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Upgrading / Changing brakes on older jeeps

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Consider this a draft post that I’ll be expanding.

Jim mentioned in one of his emails to me that he once test drove (and purchased) a CJ-2A with stock brakes that stopped so fast, it surprised him.

cj2a-187Jim wrote, “The old guy I bought this sweet (seen to the right) all original 2A from laughed at me when I test drove it. I hit the brakes and about put my face through the glass, not normal for a Willys right? I asked what he had done, I had already looked underneath and knew it had stock drums. He laughed and said youll figure it out young man. Master cylinder was stock, brakes were stock but this thing would stop on a dime like no willys I had ever seen. Under the passenger side, I found a 1950s era huge vacumn powered brake booster, done so well it looked like a factory item, just brilliant!”

vacuum_brake_boosterThat got me looking around the internet and found a great page on the CJ-3B site about some power boosters that were offered as early accessories on CJ-3Bs. To the right is an image of a brake booster from the CJ-3B site.  These boosters were used along with the stock 9″ brakes.  There’s debate on the CJ-3B site about the wisdom of using the boosters with the 9″ brakes due to heat build up issues.   It’s an interesting solution if you only use your jeep occasionally, but probably not the best solution if you are going to use it often.

The JP website has a nice historical look at jeeps and brakes.  As puts it, “The stock brakes on a CJ-2A are frightening by modern day standards. They use a single cylinder master cylinder that has no redundancy and small drums all around. ”  So, there’s good reason to update those older brakes if you plan on seriously driving your older jeep.  There’s a variety of web page “how to’s” on upgrading brakes on older jeeps.   I’ll have to do some web searching to find the good ones, but here’s a draft list of options (and the options could vary depending on the front and back housing you run):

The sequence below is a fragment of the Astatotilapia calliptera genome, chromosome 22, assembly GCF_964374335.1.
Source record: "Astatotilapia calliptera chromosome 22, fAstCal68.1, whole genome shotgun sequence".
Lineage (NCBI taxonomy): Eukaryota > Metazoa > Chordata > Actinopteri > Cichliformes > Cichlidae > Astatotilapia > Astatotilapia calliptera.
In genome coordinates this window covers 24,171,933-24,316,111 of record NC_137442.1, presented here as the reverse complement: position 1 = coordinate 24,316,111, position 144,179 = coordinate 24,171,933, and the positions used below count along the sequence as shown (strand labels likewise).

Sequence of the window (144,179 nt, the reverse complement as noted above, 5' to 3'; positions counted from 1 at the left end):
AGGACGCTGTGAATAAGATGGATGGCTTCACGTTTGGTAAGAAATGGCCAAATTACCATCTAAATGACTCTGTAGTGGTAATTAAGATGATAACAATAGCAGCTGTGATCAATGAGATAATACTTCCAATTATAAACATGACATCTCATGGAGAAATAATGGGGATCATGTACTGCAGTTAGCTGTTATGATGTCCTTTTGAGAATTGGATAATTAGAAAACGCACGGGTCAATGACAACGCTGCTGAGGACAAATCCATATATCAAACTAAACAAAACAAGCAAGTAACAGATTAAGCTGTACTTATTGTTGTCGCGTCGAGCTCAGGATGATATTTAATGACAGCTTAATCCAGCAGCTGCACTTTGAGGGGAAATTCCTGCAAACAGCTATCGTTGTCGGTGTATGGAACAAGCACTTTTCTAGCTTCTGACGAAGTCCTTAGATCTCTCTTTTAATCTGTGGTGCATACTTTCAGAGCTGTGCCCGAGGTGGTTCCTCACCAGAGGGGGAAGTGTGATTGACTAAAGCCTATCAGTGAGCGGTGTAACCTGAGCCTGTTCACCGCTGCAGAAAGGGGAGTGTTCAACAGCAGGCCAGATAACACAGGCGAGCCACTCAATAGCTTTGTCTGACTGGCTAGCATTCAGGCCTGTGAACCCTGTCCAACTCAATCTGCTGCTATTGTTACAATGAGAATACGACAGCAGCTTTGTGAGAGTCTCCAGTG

1. STOCK BRAKES: Stick with your stock brakes, stock pedals and stock master cylinder.
  2. BOSTER PUMP: Add the booster pump.  Here’s info about the booster pump.
  3. SINGLE TO DUAL MASTER CYLINDER: Change your single master cylinder to a dual master cylinder
  4. 10″ BRAKES: Upgrade to 10″ brakes.  I had 10″ brakes on my Dana 44 that I pulled off a mail jeep.  I’m not sure where you find 10″ backing plates from the front.
  5. 11″  BRAKES: Put on 11″ brakes.  You have a couple options, you can use 11″ backing plates from a 60’s J-10 or redrill later-model backing plates (such at CJ-5 or CJ-7 backing plates from mid 70s).  Here’s a discussion of both options from the CJ-2A site.
  6. HYDRO-VAC: Install a Hydro-vac unit.  I ran across this as part of the sale of a jeep.  Apparently, these little devices were used on Trucks and Buses to improve hydraulic pressure. Here’s an image of one and more info.
  7. EARLY DISC BRAKES: Put on disc brakes from a mid 70’s chev truck. Here’s more information on it.  & Here’s a great overview from a Pirate 4×4 installation of disc brakes on a ’47 CJ-2A.
  8. LATER DISC BRAKES: Put disc brakes on the front from a late 70’s early 80’s CJ-5 or 7 (if you are running a dana 30).  Though the knuckles for a Dana 30 from a drum and a disc might look similar, they have slightly different outside bearings and slightly different knuckle shapes.  So, if you use a disc brake setup on a knuckle designed for drums, you’ll need to grind a little off the back of the knuckle.  Here’s one link on the subjectHere’s another Dana 30 drum to disc swap discussion.

Here’s some additional links

(Willys Brakes — Jeep Brakes — Upgrading Brakes)


6 Comments on “Upgrading / Changing brakes on older jeeps

  1. seerig frank udo

    good morning where I can find a good price a front disc brake conversion kits for willys mb greetings udo

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